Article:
Lord Cameron of Lochiel makes maiden speech in House of Lords

UK Government Minister for Scotland addresses safeguarding the union to connect communities in all parts of the UK and help all to realise their full potential

Lord Cameron of Lochiel makes maiden speech in House of Lords

UK Government Minister for Scotland Donald Cameron has today made his maiden speech in the House of Lords.

Minister Cameron, now Lord Cameron of Lochiel, was invited to speak at the end of a debate proposed by Lord McInnes of Kilwinning on the importance of strengthening and safeguarding the union of the UK.

An excerpt from Lord Cameron’s response follows:

My Lords, it is a very great honour for me to be standing here before your lordships, and to be delivering my maiden speech in a debate secured by my noble friend, Lord McInnes of Kilwinning. Can I thank him, not just for his guidance in these last few weeks, but for his stalwart service to Scotland and the United Kingdom in this last decade – service which has been far more pivotal than many people will realise.

Can I also express gratitude to my two noble kinsmen who acted as supporters at my introduction last week, the noble Lord, Lord Cameron of Dillington, and my noble friend, Lord Cameron of Chipping Norton. Having turned back with the rest of the Jacobite army at Derby in 1745, it has only taken Clan Cameron another 279 years to reach the capital.

To those two noble Lords, to Black Rod, to the Clerk of the Parliaments, to the Doorkeepers, and to many others, who have given me invaluable assistance, my heartfelt thanks.

Before turning to the substance of this debate, I believe it is customary to say a few personal words. In terms of my own career, having studied history at university, I practised law in Scotland as an advocate, before being elected in 2016 to represent the Highlands and Islands in the Scottish Parliament.

That too was a great honour, as an MSP representing my home region – a place of wild and staggering beauty but inhabited by communities often challenged by depopulation, lack of connectivity, and a frail local economy. And the task for any elected representative was of course to try and improve the lives of people within those communities.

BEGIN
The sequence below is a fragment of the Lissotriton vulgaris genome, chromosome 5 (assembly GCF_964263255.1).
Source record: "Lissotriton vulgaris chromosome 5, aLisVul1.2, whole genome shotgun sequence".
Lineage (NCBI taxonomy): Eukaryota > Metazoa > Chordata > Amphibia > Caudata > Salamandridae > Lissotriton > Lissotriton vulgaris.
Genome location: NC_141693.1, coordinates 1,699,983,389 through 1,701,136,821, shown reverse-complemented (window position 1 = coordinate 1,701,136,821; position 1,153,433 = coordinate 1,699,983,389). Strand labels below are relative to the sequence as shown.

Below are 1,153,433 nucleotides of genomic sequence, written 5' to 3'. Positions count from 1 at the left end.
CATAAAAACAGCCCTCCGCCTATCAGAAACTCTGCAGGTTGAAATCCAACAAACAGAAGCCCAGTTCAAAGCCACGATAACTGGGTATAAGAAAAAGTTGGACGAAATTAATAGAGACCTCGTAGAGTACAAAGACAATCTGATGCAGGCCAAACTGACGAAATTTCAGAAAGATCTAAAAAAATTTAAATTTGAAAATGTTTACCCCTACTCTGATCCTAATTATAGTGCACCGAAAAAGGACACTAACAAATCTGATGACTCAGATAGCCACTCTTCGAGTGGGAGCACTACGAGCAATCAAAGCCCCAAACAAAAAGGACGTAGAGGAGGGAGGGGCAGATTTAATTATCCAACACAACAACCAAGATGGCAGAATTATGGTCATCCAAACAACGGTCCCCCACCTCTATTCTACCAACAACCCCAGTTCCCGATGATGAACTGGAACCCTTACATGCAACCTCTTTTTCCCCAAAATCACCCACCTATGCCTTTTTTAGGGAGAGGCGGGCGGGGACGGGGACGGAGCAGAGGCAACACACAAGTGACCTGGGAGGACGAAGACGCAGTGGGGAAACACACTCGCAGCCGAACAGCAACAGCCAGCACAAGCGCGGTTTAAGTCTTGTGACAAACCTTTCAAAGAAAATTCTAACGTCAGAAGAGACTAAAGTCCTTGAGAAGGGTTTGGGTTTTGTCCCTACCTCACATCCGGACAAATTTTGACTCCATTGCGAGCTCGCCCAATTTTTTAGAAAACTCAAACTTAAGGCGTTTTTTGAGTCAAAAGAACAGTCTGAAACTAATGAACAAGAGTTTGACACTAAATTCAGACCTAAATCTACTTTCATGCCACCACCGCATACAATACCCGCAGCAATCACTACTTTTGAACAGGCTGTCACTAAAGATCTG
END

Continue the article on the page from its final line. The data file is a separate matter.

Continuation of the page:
As someone who has now been given the huge privilege of serving as a UK Government minister, the question for me becomes: what can government do to assist in that endeavour?

Perhaps the answer lies in the islands of the west, if your Lordships might allow me to explain.

If one was to travel along the main road which runs up the spine of the Western Isles, one uses a number of small, stone causeways in order to make one’s way from island to island, causeways which many would never notice, given the majestic views offered on all sides, framed in the ever-changing light for which these islands are renowned.

Minister Donald Cameron in Greenock to visit the Greenock Cruise Terminal and Visitor Centre.

But these slight structures are important in the long, rich story of the Hebrides, and the tides of history which brought cultures and peoples to and from their shores. Gaels from Ireland. Vikings from Norway. Waves of men and women, sweeping in and sweeping out.

And it was the last ebbing away of people from the islands in the twentieth century - as a result of eviction, world war, and emigration – which pre-empted their construction. Quietly, steadily, these causeways were built from the 1940s onwards in a bid to stem depopulation, linking tiny, fragile communities and so ending the isolation of centuries.

A small accomplishment at the very edge of this country, achieved amidst the crashing waves of the Atlantic and the cry of the oyster catcher. And far, far removed from the cut and thrust of metropolitan politics, here in the capital.

But those causeways are just as much part of our great country as the busy thoroughfares of London, and represent one example of what government should be doing everywhere, namely building the causeways for our citizens to walk safely over, both literally and metaphorically.

Government that connects its citizens and communities, and allows them to realise their own potential.

Government that enables and empowers.

Government that ends isolation and ensures that every citizen feels entirely connected to, and part of, our joint efforts. No man is an island, indeed.

And turning to the substance of today’s important debate, that also supplies one argument for the union, and the role of the United Kingdom government in strengthening that union by connecting the nations of the United Kingdom through strategic interventions, thus bridging the gaps between us.

From: Office of the Secretary of State for Scotland